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What books did you just buy?

Discussion in 'Reader's Corner' started by Comic Book Guy, Dec 16, 2010.

  1. Comic Book Guy Cassandra Cain Fanboy Retired Staff

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    We have a 'reading now' and 'just finished' thread. . . but not a 'just bought' thread.

    --

    A Murderous Procession by Ariana Franklin

    The Left Hand of Darkness by Ursula K. Le Guin
     
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  2. Sillay //

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    I don't buy many books anymore :< But when I do bother to take a look around the bookstore [to be honest, I much rather prefer skimming through books at the bookstore and leaving contentedly] and find something I like, it's usually some trashy teen vampire/magicalsupercreature romance.
    Shitty romance books are my guilty pleasures. :tomato
     
  3. Odeode New Member

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    THE GIRL WITH THE DRAGON TATTOO, by Stieg Larsson

    Just half way to the end, I had no prior knowledge of the writer, but after reading the storylines, felt I might enjoy the book. It was a great read, so much going on and so many characters. |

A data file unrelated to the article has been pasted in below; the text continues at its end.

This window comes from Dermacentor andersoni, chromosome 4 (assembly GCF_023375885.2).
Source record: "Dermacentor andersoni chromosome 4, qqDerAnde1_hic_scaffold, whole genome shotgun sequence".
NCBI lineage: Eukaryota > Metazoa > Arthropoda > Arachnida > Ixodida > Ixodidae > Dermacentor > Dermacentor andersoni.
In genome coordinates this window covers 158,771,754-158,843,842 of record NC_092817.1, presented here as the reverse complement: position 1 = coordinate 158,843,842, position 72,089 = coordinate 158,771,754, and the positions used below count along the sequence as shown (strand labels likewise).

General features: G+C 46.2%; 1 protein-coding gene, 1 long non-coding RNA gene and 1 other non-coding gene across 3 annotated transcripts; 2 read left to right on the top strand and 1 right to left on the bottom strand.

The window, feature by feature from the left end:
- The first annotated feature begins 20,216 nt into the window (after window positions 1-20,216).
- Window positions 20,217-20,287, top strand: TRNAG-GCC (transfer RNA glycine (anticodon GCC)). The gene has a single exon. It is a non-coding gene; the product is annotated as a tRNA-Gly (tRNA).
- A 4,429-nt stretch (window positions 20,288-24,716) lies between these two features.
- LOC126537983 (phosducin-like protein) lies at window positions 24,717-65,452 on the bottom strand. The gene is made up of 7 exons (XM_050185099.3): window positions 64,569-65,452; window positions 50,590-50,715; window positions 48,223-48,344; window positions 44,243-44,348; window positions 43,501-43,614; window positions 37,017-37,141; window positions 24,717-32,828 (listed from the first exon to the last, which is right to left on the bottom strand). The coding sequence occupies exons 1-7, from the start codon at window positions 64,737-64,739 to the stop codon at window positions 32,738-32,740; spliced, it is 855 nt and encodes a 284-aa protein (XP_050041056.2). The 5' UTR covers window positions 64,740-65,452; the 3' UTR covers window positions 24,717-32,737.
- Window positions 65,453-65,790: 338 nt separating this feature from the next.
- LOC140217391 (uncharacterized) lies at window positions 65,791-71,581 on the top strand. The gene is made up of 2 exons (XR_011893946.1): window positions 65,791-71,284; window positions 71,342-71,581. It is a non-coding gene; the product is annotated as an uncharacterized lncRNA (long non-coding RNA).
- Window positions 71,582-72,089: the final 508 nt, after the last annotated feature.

Last edited: Dec 17, 2010
  4. αshɘs Well-Known Member

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    Arrived this late afternoon:

    Do Androids Dream of Electric Sheep?
    Ubik
    A Scanner Darkly

    all by Philip K. Dick

    Going to start reading them tomorrow in the order I wrote them down.
     
  5. Sands

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    Books?
    A Novel Bookstore - Laurence Cosse
    Murder is Easy - Agatha Christie (I wanted something fun okay?)
    Player One - Douglas Coupland

    and recently I've had enough of a budget to start buying some comic books:
    Young Avengers Ultimate Collection
    Superman Last Son (I don't even like Superman I was just curious and it looked interesting)
    Lucky Luke- On the Dalton's Trail (#19 I think)
     
  6. jux back to back

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    The whole Stephan King Gunsliger Series :ruri
    asdfghkl;'
     
  7. Dace Fallen Warden

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    ^^ Good choice! :LOS